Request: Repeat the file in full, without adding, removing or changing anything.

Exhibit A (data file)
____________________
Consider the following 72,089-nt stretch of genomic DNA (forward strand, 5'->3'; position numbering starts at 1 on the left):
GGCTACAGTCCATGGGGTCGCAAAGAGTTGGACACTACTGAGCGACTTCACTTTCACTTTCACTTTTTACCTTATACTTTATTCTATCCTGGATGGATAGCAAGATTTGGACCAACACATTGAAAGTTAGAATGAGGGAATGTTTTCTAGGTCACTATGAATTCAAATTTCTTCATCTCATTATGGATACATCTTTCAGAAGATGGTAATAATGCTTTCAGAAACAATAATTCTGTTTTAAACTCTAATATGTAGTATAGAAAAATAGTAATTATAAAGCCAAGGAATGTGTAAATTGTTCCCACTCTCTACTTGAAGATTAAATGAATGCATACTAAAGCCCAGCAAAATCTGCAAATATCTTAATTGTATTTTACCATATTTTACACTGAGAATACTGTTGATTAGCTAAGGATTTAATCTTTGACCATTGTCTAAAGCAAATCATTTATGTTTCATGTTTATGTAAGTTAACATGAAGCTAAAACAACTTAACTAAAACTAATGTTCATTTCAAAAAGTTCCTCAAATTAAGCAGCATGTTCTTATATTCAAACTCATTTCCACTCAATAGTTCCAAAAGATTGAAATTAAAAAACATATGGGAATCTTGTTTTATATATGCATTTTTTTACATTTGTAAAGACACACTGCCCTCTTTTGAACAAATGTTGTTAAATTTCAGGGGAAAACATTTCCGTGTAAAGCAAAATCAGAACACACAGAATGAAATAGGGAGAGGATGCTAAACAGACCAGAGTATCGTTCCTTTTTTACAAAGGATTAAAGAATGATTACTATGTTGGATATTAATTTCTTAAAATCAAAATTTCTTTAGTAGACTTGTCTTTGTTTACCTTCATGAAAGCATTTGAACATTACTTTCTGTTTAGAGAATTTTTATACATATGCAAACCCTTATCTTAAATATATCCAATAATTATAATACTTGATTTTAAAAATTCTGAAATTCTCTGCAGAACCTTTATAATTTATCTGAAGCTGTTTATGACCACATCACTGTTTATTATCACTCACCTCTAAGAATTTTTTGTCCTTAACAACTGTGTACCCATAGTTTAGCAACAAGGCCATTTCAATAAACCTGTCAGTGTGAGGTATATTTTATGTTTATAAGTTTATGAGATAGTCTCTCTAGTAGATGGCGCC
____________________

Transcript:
Consider the following 72,089-nt stretch of genomic DNA (forward strand, 5'->3'; position numbering starts at 1 on the left):
GGCTACAGTCCATGGGGTCGCAAAGAGTTGGACACTACTGAGCGACTTCACTTTCACTTTCACTTTTTACCTTATACTTTATTCTATCCTGGATGGATAGCAAGATTTGGACCAACACATTGAAAGTTAGAATGAGGGAATGTTTTCTAGGTCACTATGAATTCAAATTTCTTCATCTCATTATGGATACATCTTTCAGAAGATGGTAATAATGCTTTCAGAAACAATAATTCTGTTTTAAACTCTAATATGTAGTATAGAAAAATAGTAATTATAAAGCCAAGGAATGTGTAAATTGTTCCCACTCTCTACTTGAAGATTAAATGAATGCATACTAAAGCCCAGCAAAATCTGCAAATATCTTAATTGTATTTTACCATATTTTACACTGAGAATACTGTTGATTAGCTAAGGATTTAATCTTTGACCATTGTCTAAAGCAAATCATTTATGTTTCATGTTTATGTAAGTTAACATGAAGCTAAAACAACTTAACTAAAACTAATGTTCATTTCAAAAAGTTCCTCAAATTAAGCAGCATGTTCTTATATTCAAACTCATTTCCACTCAATAGTTCCAAAAGATTGAAATTAAAAAACATATGGGAATCTTGTTTTATATATGCATTTTTTTACATTTGTAAAGACACACTGCCCTCTTTTGAACAAATGTTGTTAAATTTCAGGGGAAAACATTTCCGTGTAAAGCAAAATCAGAACACACAGAATGAAATAGGGAGAGGATGCTAAACAGACCAGAGTATCGTTCCTTTTTTACAAAGGATTAAAGAATGATTACTATGTTGGATATTAATTTCTTAAAATCAAAATTTCTTTAGTAGACTTGTCTTTGTTTACCTTCATGAAAGCATTTGAACATTACTTTCTGTTTAGAGAATTTTTATACATATGCAAACCCTTATCTTAAATATATCCAATAATTATAATACTTGATTTTAAAAATTCTGAAATTCTCTGCAGAACCTTTATAATTTATCTGAAGCTGTTTATGACCACATCACTGTTTATTATCACTCACCTCTAAGAATTTTTTGTCCTTAACAACTGTGTACCCATAGTTTAGCAACAAGGCCATTTCAATAAACCTGTCAGTGTGAGGTATATTTTATGTTTATAAGTTTATGAGATAGTCTCTCTAGTAGATGGCGCC